Shannon Boxx, whose first three teams in Women's Professional Soccer folded, has signed with a club that nearly packed it in last fall.
Boxx (Redondo Beach/South Torrance HS) signed with the Washington Freedom, a club that survived the Women's United Soccer Association's 2003-04 demise but announced last fall it would cease operations unless additional investment was made in the club. Communications industry veteran Dan Borislow purchased a controlling interest, it was announced in December.
Boxx, a central midfielder, was a pivotal player in the L.A. Sol's run to the 2009 regular-season title, joined Saint Louis Athletica when the Sol folded in January 2010 and went to FC Gold Pride when Athletica disbanded six weeks into last season. FC Gold Pride folded after winning the WPS championship last summer.
Midfielder/forward Lindsay Tarpley (Hermosa Beach), whose husband, B.J. Snow, is the head coach of UCLA's women's team, also signed with the Freedom, as did U.S. national team captain Christie Rampone, a center back who was Sky Blue FC's player/coach when it won the inaugural WPS title.
Other Washington offseason acquisitions: defender Marian Dalmy and forwards Johanna Rasmussen and Ella Masar.
What we learned from FIFA's Ballon d'Or festivities Monday night in Zurich: Mongolians love Abby Wambach.
The Hermosa Beach-based striker picked up eight first-place votes in the Women's Player of the Year contest, and two came from Mongolian women's national team head coach Ganjuur Bayartsogt and captain Sugar Bayar.
It wasn't nearly enough to halt former L.A. Sol star Marta's romp to her fifth successive world's-best honor: The Brazilian forward, who led FC Gold Pride to Women's Professional Soccer's title and is now playing in Brazil for Santos, captured 151 of 266 first-place votes from 119 coaches, 121 captains and 26 media. She failed to make the top three on on only 52 ballots, and on two of those -- both from Brazil -- she was ineligible.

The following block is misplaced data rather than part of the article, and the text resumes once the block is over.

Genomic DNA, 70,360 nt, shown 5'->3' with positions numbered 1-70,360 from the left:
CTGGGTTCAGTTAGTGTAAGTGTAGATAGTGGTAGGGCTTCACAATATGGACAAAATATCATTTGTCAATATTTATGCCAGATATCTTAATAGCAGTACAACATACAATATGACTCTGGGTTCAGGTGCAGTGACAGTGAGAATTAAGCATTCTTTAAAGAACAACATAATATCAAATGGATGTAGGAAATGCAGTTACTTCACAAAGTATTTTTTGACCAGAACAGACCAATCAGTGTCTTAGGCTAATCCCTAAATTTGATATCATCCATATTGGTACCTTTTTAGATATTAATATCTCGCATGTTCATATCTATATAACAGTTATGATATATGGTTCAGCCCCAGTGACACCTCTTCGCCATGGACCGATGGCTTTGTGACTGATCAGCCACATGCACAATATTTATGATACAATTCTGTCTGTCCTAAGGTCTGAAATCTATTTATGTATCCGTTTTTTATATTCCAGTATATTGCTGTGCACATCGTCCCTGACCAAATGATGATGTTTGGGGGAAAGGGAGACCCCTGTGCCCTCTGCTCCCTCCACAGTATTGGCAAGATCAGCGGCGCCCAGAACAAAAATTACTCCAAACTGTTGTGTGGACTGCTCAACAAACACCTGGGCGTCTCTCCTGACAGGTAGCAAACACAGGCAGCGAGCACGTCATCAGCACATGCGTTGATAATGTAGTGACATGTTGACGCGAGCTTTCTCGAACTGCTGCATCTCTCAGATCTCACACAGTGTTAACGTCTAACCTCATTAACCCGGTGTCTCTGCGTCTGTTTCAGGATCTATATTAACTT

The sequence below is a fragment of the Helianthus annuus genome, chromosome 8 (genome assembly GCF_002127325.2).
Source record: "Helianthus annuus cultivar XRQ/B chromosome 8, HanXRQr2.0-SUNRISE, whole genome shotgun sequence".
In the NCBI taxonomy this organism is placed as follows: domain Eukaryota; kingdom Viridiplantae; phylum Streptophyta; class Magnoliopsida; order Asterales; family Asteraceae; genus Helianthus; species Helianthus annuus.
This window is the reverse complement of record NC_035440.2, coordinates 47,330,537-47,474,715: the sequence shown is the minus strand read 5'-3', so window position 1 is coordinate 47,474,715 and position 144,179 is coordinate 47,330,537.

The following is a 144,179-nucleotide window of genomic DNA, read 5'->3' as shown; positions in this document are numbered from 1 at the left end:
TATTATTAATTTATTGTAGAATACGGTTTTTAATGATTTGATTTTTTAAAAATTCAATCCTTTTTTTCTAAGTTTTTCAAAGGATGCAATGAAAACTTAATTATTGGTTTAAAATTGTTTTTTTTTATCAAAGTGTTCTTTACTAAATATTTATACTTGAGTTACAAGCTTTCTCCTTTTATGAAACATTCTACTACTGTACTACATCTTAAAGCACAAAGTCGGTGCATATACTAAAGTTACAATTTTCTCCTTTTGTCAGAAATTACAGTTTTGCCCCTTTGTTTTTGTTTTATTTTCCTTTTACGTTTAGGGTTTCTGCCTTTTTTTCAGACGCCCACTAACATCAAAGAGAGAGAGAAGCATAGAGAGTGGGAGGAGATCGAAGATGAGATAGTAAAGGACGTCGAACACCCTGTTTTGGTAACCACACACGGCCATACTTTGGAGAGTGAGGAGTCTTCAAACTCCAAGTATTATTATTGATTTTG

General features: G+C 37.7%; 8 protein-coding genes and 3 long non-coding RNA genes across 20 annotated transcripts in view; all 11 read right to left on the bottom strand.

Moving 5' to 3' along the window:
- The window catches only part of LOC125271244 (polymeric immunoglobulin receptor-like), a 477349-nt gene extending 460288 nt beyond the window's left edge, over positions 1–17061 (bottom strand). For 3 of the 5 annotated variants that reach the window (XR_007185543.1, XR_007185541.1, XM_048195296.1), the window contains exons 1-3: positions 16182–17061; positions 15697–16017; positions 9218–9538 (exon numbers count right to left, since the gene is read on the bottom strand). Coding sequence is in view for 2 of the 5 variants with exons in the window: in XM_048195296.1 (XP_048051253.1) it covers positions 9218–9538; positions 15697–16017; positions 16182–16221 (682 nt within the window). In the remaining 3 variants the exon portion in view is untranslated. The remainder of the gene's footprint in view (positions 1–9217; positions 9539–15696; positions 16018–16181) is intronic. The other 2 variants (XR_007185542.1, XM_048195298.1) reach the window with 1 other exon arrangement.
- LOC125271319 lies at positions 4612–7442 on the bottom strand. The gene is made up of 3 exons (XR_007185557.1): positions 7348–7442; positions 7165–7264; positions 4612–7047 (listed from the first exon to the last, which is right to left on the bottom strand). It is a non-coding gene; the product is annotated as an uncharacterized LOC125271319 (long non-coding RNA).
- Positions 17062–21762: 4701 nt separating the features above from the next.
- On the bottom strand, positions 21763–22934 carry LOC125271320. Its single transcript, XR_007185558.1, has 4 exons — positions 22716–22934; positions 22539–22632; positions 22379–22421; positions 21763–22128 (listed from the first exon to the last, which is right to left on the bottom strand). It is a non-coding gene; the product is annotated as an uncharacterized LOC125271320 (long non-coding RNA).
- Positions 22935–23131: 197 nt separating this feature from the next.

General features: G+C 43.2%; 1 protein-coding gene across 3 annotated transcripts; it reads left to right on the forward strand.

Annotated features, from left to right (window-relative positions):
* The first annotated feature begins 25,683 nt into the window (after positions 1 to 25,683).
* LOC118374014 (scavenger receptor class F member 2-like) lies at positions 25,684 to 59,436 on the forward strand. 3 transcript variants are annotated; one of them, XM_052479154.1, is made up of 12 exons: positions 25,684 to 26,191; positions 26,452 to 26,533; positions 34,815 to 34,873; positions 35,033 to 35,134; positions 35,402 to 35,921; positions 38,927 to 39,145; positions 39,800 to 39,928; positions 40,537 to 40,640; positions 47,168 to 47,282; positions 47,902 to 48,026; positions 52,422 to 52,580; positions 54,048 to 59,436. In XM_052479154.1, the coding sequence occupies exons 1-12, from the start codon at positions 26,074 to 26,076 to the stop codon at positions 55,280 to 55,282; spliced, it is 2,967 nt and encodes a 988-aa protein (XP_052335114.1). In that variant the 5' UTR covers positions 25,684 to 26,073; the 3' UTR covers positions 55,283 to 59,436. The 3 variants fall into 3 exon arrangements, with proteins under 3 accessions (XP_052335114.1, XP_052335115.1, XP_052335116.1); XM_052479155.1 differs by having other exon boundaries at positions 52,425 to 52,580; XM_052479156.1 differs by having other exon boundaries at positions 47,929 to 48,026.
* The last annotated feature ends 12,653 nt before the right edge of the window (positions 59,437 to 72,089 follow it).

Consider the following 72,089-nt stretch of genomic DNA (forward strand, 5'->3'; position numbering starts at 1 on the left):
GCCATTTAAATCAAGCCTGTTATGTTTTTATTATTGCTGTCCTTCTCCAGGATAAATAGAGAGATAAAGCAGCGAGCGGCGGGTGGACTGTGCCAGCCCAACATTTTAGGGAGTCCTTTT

Argentina's Lionel Messi won the men's World Player of the Year award for the second straight year, beating Barcelona teammates Xavi and Andres Iniesta. The coaches of the year were Real Madrid's Jose Mourinho, who last spring guided Inter Milan to the UEFA Champions League title, and Germany women's national team coach Silvia Neid.
More interesting than who won is how everyone voted. FIFA won't make public the executive committee members' choices on a World Cup host, but every Player of the Year vote is online, both men and women.
U.S. men's captain Carlos Bocanegra (Alta Loma/Alta Loma HS and UCLA) voted Xavi first, Iniesta second and Dutch midfielder Wesley Sneijder (Inter Milan) third.
U.S. coach Bob Bradley (Manhattan Beach) went with, in order, Xavi, Sneijder and Messi.
UCLA's Sydney Leroux gets her second stint with the U.S. women's national team when it begins preparations for next summer's Women's World Cup with a six-day training camp at Home Depot Center.
Leroux, who was in camp with the U.S. before two October friendlies but has not yet made a full international appearance, and defender Whitney Engen (Rolling Hills Estates/Peninsula HS) are among seven uncapped players on coach Pia Sundhage's 26-player roster for the Jan. 8-13 session.
Other with local ties on the roster: midfielder Lindsey Tarpley (Hermosa Beach), and forwards Amy Rodriguez (Lake Forest/Santa Margarita Catholic HS and USC), Alex Morgan (Diamond Bar/Diamond Bar HS) and Lauren Cheney (UCLA).
Redondo Beach's Shannon Boxx (South Torrance HS), Hermosa Beach's Abby Wambach and fellow veterans Rachel Buehler, Amy LePeilbet, Heather Mitts, Christie Rampone, Carli Lloyd and Heather O'Reilly have been excused from the camp, but they will join 15 players from the camp on the U.S. roster for the semi-annual Four Nations event in China. The team departs on Jan. 14.
Western New York's expansion team in Women's Professional Soccer is getting started with a local player. Moreno Valley's Beverly Goebel (Moreno Valley HS) was one of the two players the Buffalo/Rochester-based club selected Friday in the league's expansion draft.
Goebel, a midfielder who played collegiately at Sacramento State and Miami, saw action in 16 games (starting nine) with one goal during her rookie season this year with the Washington Freedom.
The Flash, which won the United Soccer Leagues' W-League title but must remake its roster in stepping up to the WPS, took Atlanta Beat defender Kaley Fountain with the first pick. After selecting Goebel, they passed -- there were only 19 players available -- and will fill their roster through the college draft and in a deep pool of free agents.